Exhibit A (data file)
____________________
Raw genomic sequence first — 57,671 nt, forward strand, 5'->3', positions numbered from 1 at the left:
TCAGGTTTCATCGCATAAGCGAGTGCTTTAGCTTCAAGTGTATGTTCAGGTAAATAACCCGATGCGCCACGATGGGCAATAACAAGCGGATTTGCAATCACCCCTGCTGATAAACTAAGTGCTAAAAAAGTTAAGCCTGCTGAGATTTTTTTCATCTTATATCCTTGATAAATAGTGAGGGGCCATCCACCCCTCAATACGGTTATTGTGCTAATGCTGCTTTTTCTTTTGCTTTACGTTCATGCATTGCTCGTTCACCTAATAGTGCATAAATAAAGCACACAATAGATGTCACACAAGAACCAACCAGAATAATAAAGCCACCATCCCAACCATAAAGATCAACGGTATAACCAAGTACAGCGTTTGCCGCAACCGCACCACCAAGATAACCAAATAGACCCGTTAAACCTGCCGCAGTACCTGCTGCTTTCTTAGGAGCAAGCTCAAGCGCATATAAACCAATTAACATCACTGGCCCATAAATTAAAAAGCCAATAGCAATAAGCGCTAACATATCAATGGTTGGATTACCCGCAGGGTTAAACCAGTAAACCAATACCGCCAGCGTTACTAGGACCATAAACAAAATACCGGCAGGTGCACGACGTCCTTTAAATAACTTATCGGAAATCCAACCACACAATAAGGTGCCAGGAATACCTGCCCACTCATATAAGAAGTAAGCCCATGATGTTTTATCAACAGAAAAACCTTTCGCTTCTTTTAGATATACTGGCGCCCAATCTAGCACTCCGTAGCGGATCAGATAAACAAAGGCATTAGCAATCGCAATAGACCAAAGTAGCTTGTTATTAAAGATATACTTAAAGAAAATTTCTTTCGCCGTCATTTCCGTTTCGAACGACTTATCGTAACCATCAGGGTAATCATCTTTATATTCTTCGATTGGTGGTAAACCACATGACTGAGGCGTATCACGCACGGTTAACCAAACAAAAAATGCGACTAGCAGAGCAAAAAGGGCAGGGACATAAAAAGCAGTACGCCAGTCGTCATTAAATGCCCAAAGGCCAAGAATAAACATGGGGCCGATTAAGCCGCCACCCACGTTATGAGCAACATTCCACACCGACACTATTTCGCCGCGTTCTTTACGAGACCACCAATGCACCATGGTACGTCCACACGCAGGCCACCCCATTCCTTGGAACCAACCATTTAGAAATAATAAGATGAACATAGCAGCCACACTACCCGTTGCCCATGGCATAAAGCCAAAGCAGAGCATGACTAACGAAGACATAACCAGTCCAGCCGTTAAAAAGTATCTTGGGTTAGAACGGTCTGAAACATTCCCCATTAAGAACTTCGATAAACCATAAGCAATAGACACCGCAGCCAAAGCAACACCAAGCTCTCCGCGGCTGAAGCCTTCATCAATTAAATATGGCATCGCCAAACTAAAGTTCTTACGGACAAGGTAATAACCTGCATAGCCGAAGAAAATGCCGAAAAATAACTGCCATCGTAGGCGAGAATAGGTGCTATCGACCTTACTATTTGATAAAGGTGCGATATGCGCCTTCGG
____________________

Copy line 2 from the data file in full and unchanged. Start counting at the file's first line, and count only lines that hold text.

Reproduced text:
TCAGGTTTCATCGCATAAGCGAGTGCTTTAGCTTCAAGTGTATGTTCAGGTAAATAACCCGATGCGCCACGATGGGCAATAACAAGCGGATTTGCAATCACCCCTGCTGATAAACTAAGTGCTAAAAAAGTTAAGCCTGCTGAGATTTTTTTCATCTTATATCCTTGATAAATAGTGAGGGGCCATCCACCCCTCAATACGGTTATTGTGCTAATGCTGCTTTTTCTTTTGCTTTACGTTCATGCATTGCTCGTTCACCTAATAGTGCATAAATAAAGCACACAATAGATGTCACACAAGAACCAACCAGAATAATAAAGCCACCATCCCAACCATAAAGATCAACGGTATAACCAAGTACAGCGTTTGCCGCAACCGCACCACCAAGATAACCAAATAGACCCGTTAAACCTGCCGCAGTACCTGCTGCTTTCTTAGGAGCAAGCTCAAGCGCATATAAACCAATTAACATCACTGGCCCATAAATTAAAAAGCCAATAGCAATAAGCGCTAACATATCAATGGTTGGATTACCCGCAGGGTTAAACCAGTAAACCAATACCGCCAGCGTTACTAGGACCATAAACAAAATACCGGCAGGTGCACGACGTCCTTTAAATAACTTATCGGAAATCCAACCACACAATAAGGTGCCAGGAATACCTGCCCACTCATATAAGAAGTAAGCCCATGATGTTTTATCAACAGAAAAACCTTTCGCTTCTTTTAGATATACTGGCGCCCAATCTAGCACTCCGTAGCGGATCAGATAAACAAAGGCATTAGCAATCGCAATAGACCAAAGTAGCTTGTTATTAAAGATATACTTAAAGAAAATTTCTTTCGCCGTCATTTCCGTTTCGAACGACTTATCGTAACCATCAGGGTAATCATCTTTATATTCTTCGATTGGTGGTAAACCACATGACTGAGGCGTATCACGCACGGTTAACCAAACAAAAAATGCGACTAGCAGAGCAAAAAGGGCAGGGACATAAAAAGCAGTACGCCAGTCGTCATTAAATGCCCAAAGGCCAAGAATAAACATGGGGCCGATTAAGCCGCCACCCACGTTATGAGCAACATTCCACACCGACACTATTTCGCCGCGTTCTTTACGAGACCACCAATGCACCATGGTACGTCCACACGCAGGCCACCCCATTCCTTGGAACCAACCATTTAGAAATAATAAGATGAACATAGCAGCCACACTACCCGTTGCCCATGGCATAAAGCCAAAGCAGAGCATGACTAACGAAGACATAACCAGTCCAGCCGTTAAAAAGTATCTTGGGTTAGAACGGTCTGAAACATTCCCCATTAAGAACTTCGATAAACCATAAGCAATAGACACCGCAGCCAAAGCAACACCAAGCTCTCCGCGGCTGAAGCCTTCATCAATTAAATATGGCATCGCCAAACTAAAGTTCTTACGGACAAGGTAATAACCTGCATAGCCGAAGAAAATGCCGAAAAATAACTGCCATCGTAGGCGAGAATAGGTGCTATCGACCTTACTATTTGATAAAGGTGCGATATGCGCCTTCGG